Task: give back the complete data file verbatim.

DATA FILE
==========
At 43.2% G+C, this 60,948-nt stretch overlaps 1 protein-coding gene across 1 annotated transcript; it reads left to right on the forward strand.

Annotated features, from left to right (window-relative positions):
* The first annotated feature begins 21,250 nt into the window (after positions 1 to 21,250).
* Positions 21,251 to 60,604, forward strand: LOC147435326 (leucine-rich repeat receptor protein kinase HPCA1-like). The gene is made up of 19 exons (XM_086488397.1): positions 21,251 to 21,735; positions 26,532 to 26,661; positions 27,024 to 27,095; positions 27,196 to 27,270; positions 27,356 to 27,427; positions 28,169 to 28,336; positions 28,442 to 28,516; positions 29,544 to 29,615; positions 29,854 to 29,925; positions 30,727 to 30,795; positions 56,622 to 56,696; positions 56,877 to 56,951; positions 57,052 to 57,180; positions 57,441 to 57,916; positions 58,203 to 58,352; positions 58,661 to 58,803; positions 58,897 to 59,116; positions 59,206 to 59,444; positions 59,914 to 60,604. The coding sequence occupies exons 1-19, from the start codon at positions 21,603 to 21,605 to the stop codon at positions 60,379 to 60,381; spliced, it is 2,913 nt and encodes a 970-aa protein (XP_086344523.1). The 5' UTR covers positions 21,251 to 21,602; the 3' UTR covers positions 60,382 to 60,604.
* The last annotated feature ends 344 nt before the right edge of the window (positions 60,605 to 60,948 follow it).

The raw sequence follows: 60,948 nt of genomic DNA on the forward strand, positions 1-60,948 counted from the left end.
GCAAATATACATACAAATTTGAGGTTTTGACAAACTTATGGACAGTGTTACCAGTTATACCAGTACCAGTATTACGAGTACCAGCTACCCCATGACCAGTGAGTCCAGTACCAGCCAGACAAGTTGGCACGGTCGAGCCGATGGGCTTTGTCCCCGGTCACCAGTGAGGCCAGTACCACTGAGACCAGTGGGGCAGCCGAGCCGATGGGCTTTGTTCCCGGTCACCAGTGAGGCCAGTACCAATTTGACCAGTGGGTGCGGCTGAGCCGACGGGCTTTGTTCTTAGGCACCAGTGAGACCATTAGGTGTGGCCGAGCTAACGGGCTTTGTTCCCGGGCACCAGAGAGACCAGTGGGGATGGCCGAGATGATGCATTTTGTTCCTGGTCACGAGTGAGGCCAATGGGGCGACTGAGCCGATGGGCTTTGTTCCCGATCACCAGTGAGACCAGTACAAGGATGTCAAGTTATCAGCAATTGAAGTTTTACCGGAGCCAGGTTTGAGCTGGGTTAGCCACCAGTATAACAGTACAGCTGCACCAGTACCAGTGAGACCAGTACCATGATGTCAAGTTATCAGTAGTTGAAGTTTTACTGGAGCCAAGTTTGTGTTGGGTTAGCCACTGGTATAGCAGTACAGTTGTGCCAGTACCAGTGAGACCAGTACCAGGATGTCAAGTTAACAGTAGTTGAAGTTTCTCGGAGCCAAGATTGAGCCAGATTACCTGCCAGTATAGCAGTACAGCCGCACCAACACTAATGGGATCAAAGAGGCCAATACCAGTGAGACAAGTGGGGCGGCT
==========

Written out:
At 43.2% G+C, this 60,948-nt stretch overlaps 1 protein-coding gene across 1 annotated transcript; it reads left to right on the forward strand.

Annotated features, from left to right (window-relative positions):
* The first annotated feature begins 21,250 nt into the window (after positions 1 to 21,250).
* Positions 21,251 to 60,604, forward strand: LOC147435326 (leucine-rich repeat receptor protein kinase HPCA1-like). The gene is made up of 19 exons (XM_086488397.1): positions 21,251 to 21,735; positions 26,532 to 26,661; positions 27,024 to 27,095; positions 27,196 to 27,270; positions 27,356 to 27,427; positions 28,169 to 28,336; positions 28,442 to 28,516; positions 29,544 to 29,615; positions 29,854 to 29,925; positions 30,727 to 30,795; positions 56,622 to 56,696; positions 56,877 to 56,951; positions 57,052 to 57,180; positions 57,441 to 57,916; positions 58,203 to 58,352; positions 58,661 to 58,803; positions 58,897 to 59,116; positions 59,206 to 59,444; positions 59,914 to 60,604. The coding sequence occupies exons 1-19, from the start codon at positions 21,603 to 21,605 to the stop codon at positions 60,379 to 60,381; spliced, it is 2,913 nt and encodes a 970-aa protein (XP_086344523.1). The 5' UTR covers positions 21,251 to 21,602; the 3' UTR covers positions 60,382 to 60,604.
* The last annotated feature ends 344 nt before the right edge of the window (positions 60,605 to 60,948 follow it).

The raw sequence follows: 60,948 nt of genomic DNA on the forward strand, positions 1-60,948 counted from the left end.
GCAAATATACATACAAATTTGAGGTTTTGACAAACTTATGGACAGTGTTACCAGTTATACCAGTACCAGTATTACGAGTACCAGCTACCCCATGACCAGTGAGTCCAGTACCAGCCAGACAAGTTGGCACGGTCGAGCCGATGGGCTTTGTCCCCGGTCACCAGTGAGGCCAGTACCACTGAGACCAGTGGGGCAGCCGAGCCGATGGGCTTTGTTCCCGGTCACCAGTGAGGCCAGTACCAATTTGACCAGTGGGTGCGGCTGAGCCGACGGGCTTTGTTCTTAGGCACCAGTGAGACCATTAGGTGTGGCCGAGCTAACGGGCTTTGTTCCCGGGCACCAGAGAGACCAGTGGGGATGGCCGAGATGATGCATTTTGTTCCTGGTCACGAGTGAGGCCAATGGGGCGACTGAGCCGATGGGCTTTGTTCCCGATCACCAGTGAGACCAGTACAAGGATGTCAAGTTATCAGCAATTGAAGTTTTACCGGAGCCAGGTTTGAGCTGGGTTAGCCACCAGTATAACAGTACAGCTGCACCAGTACCAGTGAGACCAGTACCATGATGTCAAGTTATCAGTAGTTGAAGTTTTACTGGAGCCAAGTTTGTGTTGGGTTAGCCACTGGTATAGCAGTACAGTTGTGCCAGTACCAGTGAGACCAGTACCAGGATGTCAAGTTAACAGTAGTTGAAGTTTCTCGGAGCCAAGATTGAGCCAGATTACCTGCCAGTATAGCAGTACAGCCGCACCAACACTAATGGGATCAAAGAGGCCAATACCAGTGAGACAAGTGGGGCGGCT